Building a new home requires dozens of important decisions—locating  a property to build on and imagining what views will be once the home is built; forecasting what a community will look like in the future;  making sure that all utilities are available; choosing an architect and giving direction on the design the buyer wants-- the size of the house, what features are desired (such as pool(s), palapa, outdoor cooking and seating areas, etc.) and where they should be placed; getting the architect’s design approved by the homeowner’s association; choosing a reliable contractor and negotiating a construction contract; reviewing detailed construction drawings and choosing every element of the new home (room sizes; flooring; fixtures; countertops; cabinetry; interior trim; exterior details; and even the location of electrical outlets, laundry rooms, equipment rooms; etc., etc.).  A buyer should not underestimate the time and effort it will take and the stress involved, especially when the contractor tells you that a decision must be made quickly or else construction will be delayed and costs will increase!  And, changing your mind during construction can be very costly, both in dollars and time.

Building a New Home

While buying an existing home has many advantages, the main advantage of building a new home is that you are more likely to get exactly what you “need” and “want.” This is not guaranteed, of course, since your “needs and wants” may exceed the price you are willing or able to pay. 

There are “fixed-price” or “lump sum” construction contracts, and “cost plus” agreements. In the fixed-price contract, the builder agrees to build the house according to a specific set of plans for a specified price. An up-front payment to the builder is required for land clearing, mobilization and initial materials, and an intelligent builder will include a fudge factor in its price to protect itself from potential material and labor cost increases during construction and other unknown occurrences that may or may not occur. Also, if additions or changes are made by the buyer along the way, these “extras” are added to the contract price and there is little room for negotiation at that time. For this reason, a fixed-price contract, while sounding good, can often result in a higher final cost compared to a “cost plus” contract, where the builder charges for all labor and materials at actual cost, plus a percentage for the builder’s overhead, supervision and profit. Architectural fees, HOA fees, city fees and taxes and inspection fees are added to the builder’s contract price.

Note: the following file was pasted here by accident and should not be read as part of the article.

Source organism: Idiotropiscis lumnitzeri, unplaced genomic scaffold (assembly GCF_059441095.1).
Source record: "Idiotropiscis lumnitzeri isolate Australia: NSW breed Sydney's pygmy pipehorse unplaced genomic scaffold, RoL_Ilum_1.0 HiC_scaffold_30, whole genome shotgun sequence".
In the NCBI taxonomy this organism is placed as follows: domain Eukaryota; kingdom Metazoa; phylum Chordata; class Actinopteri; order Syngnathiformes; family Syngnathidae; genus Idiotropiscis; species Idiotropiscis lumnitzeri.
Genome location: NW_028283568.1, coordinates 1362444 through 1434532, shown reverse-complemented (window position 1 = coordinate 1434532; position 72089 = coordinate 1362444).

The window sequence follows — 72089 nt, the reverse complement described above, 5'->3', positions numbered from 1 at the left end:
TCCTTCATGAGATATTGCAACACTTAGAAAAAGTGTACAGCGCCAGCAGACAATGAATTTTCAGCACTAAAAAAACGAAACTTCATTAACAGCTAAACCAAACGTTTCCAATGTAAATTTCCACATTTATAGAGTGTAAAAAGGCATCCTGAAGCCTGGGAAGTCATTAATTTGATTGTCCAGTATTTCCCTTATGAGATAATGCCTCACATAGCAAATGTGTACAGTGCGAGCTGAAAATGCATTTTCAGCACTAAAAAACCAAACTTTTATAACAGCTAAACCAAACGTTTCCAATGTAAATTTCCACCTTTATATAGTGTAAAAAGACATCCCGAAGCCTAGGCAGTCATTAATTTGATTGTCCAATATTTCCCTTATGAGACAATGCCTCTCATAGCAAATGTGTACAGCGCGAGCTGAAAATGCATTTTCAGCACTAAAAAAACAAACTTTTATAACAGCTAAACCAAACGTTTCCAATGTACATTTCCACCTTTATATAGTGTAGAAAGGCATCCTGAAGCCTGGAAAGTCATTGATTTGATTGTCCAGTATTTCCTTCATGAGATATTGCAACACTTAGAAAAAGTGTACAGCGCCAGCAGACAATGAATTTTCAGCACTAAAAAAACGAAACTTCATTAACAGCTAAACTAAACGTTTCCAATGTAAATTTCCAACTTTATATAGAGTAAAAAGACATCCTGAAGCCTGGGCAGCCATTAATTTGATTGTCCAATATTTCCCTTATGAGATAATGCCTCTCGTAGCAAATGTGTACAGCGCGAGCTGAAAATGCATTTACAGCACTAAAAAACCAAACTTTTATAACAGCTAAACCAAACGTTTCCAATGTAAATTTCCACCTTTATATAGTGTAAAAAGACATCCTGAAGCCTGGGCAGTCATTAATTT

Buyers often overlook the cost of travel and living expenses when visiting the project during a lengthy construction period. While the internet is a wonderful tool for keeping abreast of construction progress, there is no substitute for visiting the property on a regular basis to avoid surprises. Airfares, hotels, rental cars or renting an apartment can add up quickly.

Other advantages of building new can be having a more energy efficient home and avoiding having to replace older equipment.  Today, energy efficient systems can be added to existing homes, and the risk of equipment breakdowns can be alleviated by a competent home inspection, finding a home that has been properly maintained, and even asking the seller to provide either a limited warranty on certain systems, or an allowance for specified repairs for system breakdowns within a certain period of time after closing.

Is buying or building better for you? You should compare both options.  Even if you start in one direction, you may change your mind, depending on what homes are available, whether they fit your wish list, comparing the cost of an existing home to the total cost of construction, and how soon you want to enjoy your dream home. Good hunting!

Cindy Stanford is a Real Estate Advisor with the International Engel and Volkers Snell Real Estate office in Cabo. Her 35 years of experience in real estate dealing with high profile clients adding to their portfolio is what she loves to do.  She also has an active license in the United States in Texas. She is in Who’s Who in Luxury Real Estate out of Seattle and is a member of A.M.P.I. in Mexico.